# chemical reaction....

• Apr 4th 2011, 02:07 PM
slapmaxwell1
chemical reaction....
ok im not sure how to set this problem up

two chemicals A and B are combined to form a chemical C. the rate or velocity of the reaction is proportional to the product of the instantaneous amounts of A and B not converted to chemical C. initially there are 40 grams of A and 50 grams of B and for each gram of B, 2 grams of A is used. it is observed that 10 grams of C is formed in 5 minutes. ho much is formed in 20 minutes? what is the limiting amount of C after a long time?

i know im suppose to be using this formula...

http://latex.codecogs.com/gif.latex?...X)(\beta%20-X)

i also know that X(5)=10, the relationship between A and B is 2 to 1 or 2X to X, in jus not sure how to get the alpha or beta....thanks in advance.
• Apr 4th 2011, 03:21 PM
slapmaxwell1
ok my book has the setup...

http://latex.codecogs.com/gif.latex?...2X)(\150%20-X)

im not sure how it came up with the 120 and the 150?
• Apr 4th 2011, 03:38 PM
TheEmptySet
Quote:

Originally Posted by slapmaxwell1
ok my book has the setup...

http://latex.codecogs.com/gif.latex?...2X)(\150%20-X)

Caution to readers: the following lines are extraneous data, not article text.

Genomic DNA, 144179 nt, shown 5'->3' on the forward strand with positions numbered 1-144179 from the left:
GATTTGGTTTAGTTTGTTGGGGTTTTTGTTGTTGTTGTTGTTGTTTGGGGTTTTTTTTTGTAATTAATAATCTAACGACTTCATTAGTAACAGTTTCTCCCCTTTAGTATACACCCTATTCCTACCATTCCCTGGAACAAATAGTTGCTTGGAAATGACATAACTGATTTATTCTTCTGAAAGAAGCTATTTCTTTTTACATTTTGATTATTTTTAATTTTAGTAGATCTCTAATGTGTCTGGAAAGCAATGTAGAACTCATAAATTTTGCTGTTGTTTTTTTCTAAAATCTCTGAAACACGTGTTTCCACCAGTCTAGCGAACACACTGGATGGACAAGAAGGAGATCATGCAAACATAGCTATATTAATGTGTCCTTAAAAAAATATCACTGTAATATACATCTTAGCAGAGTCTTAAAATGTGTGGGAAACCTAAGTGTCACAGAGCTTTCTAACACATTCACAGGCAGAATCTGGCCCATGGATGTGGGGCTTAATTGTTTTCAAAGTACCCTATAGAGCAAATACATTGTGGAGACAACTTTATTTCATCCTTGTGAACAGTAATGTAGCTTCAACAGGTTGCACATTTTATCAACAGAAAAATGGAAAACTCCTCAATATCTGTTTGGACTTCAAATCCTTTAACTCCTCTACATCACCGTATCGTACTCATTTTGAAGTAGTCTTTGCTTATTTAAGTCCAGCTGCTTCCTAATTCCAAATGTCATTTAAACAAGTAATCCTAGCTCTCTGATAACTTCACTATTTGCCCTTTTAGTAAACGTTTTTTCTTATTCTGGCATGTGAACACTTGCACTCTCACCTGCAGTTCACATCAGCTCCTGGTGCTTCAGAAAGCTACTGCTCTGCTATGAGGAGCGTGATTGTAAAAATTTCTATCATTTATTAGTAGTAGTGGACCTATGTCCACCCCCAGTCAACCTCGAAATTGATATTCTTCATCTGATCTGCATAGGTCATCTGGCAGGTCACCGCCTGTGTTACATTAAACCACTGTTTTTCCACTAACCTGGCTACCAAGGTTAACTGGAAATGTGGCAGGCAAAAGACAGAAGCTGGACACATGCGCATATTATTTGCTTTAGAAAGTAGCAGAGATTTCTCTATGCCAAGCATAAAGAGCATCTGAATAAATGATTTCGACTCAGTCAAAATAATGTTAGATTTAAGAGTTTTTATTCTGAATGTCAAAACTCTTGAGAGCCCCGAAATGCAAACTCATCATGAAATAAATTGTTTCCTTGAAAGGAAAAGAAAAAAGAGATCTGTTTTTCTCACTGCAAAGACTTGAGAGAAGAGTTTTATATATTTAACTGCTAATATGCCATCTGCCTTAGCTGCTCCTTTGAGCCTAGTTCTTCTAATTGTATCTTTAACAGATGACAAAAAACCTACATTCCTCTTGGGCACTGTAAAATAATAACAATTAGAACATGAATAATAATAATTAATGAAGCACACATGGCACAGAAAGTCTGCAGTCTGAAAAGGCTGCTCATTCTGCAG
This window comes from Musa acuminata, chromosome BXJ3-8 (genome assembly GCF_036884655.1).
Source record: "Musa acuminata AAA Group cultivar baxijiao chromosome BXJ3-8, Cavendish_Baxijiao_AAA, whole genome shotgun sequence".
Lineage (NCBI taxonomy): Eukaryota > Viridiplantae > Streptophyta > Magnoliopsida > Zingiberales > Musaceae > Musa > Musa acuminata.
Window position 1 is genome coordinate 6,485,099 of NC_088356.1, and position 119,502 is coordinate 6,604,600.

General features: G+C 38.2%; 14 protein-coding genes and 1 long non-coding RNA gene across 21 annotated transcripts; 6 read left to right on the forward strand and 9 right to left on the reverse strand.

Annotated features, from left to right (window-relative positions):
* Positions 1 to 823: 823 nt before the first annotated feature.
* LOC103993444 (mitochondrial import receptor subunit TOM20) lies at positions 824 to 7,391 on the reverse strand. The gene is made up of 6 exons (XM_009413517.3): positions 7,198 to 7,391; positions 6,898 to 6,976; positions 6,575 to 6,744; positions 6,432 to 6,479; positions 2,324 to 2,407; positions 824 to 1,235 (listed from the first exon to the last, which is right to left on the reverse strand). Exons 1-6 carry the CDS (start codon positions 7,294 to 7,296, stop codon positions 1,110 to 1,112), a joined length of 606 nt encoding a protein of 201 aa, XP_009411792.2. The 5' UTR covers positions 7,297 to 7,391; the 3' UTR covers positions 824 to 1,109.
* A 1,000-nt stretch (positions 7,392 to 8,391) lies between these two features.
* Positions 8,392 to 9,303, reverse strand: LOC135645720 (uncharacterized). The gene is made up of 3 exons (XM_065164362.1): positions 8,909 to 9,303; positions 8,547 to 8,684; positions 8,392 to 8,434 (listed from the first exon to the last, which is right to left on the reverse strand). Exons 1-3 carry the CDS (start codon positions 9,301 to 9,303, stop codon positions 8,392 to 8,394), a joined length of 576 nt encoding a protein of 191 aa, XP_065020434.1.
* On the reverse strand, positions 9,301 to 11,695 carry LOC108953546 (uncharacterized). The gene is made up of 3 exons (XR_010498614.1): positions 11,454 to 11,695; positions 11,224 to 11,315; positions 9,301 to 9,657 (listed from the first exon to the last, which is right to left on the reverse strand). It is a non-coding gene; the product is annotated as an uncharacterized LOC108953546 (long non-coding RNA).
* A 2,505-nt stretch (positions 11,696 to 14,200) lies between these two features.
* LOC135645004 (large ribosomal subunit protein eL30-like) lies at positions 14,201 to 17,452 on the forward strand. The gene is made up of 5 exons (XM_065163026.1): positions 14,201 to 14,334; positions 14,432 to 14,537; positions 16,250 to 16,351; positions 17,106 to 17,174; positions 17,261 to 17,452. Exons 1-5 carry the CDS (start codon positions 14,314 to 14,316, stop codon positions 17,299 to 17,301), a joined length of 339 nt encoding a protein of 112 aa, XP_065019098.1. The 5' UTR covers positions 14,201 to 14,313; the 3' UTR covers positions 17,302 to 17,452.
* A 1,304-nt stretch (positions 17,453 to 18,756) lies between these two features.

im not sure how it came up with the 120 and the 150?

You are correct that the above post is wrong, I had a serious brain cramp!

$\displaystyle \alpha=\frac{a(M+N)}{M}, \text{ and } \beta=\frac{b(M+N)}{N}$

Where $a$ is the intial amount of A
Where $b$ is the intial amount of B
M is the proportion of A and N is the proportion of B

$\displaystyle \alpha=\frac{a(M+N)}{M}=\frac{40(2+1)}{2}$

$\displaystyle \beta=\frac{b(M+N)}{N}=\frac{50(2+1)}{1}$

Now we get

$\displaystyle \left( \frac{40(2+1)}{2}-X\right) \left( \frac{50(2+1)-X}{1}\right)=\frac{1}{2}(120-2X)(150-X)$

Again sorry for the brain cramp!
• Apr 4th 2011, 06:27 PM
slapmaxwell1
Quote:

Originally Posted by TheEmptySet
You are correct that the above post is wrong, I had a serious brain cramp!

$\displaystyle \alpha=\frac{a(M+N)}{M}, \text{ and } \beta=\frac{b(M+N)}{N}$

Where $a$ is the intial amount of A
Where $b$ is the intial amount of B
M is the proportion of A and N is the proportion of B

$\displaystyle \alpha=\frac{a(M+N)}{M}=\frac{40(2+1)}{2}$

$\displaystyle \beta=\frac{b(M+N)}{N}=\frac{50(2+1)}{1}$

Now we get

$\displaystyle \left( \frac{40(2+1)}{2}-X\right) \left( \frac{50(2+1)-X}{1}\right)=\frac{1}{2}(120-2X)(150-X)$

Again sorry for the brain cramp!

ok so what happens to the 1/2? thanks in advance!
• Apr 4th 2011, 07:06 PM
TheEmptySet
Quote:

Originally Posted by slapmaxwell1
ok so what happens to the 1/2? thanks in advance!

Don't forget the $k$

So you get

$\displaystyle \frac{dX}{dt}=k\left( \frac{1}{2}\right)(120-2X)(150-X)= \hat{k}(120-2X)(150-X)$

Since $k$ is determined by the $X(5)=10$

We can relabel and use a different arbitrary constant.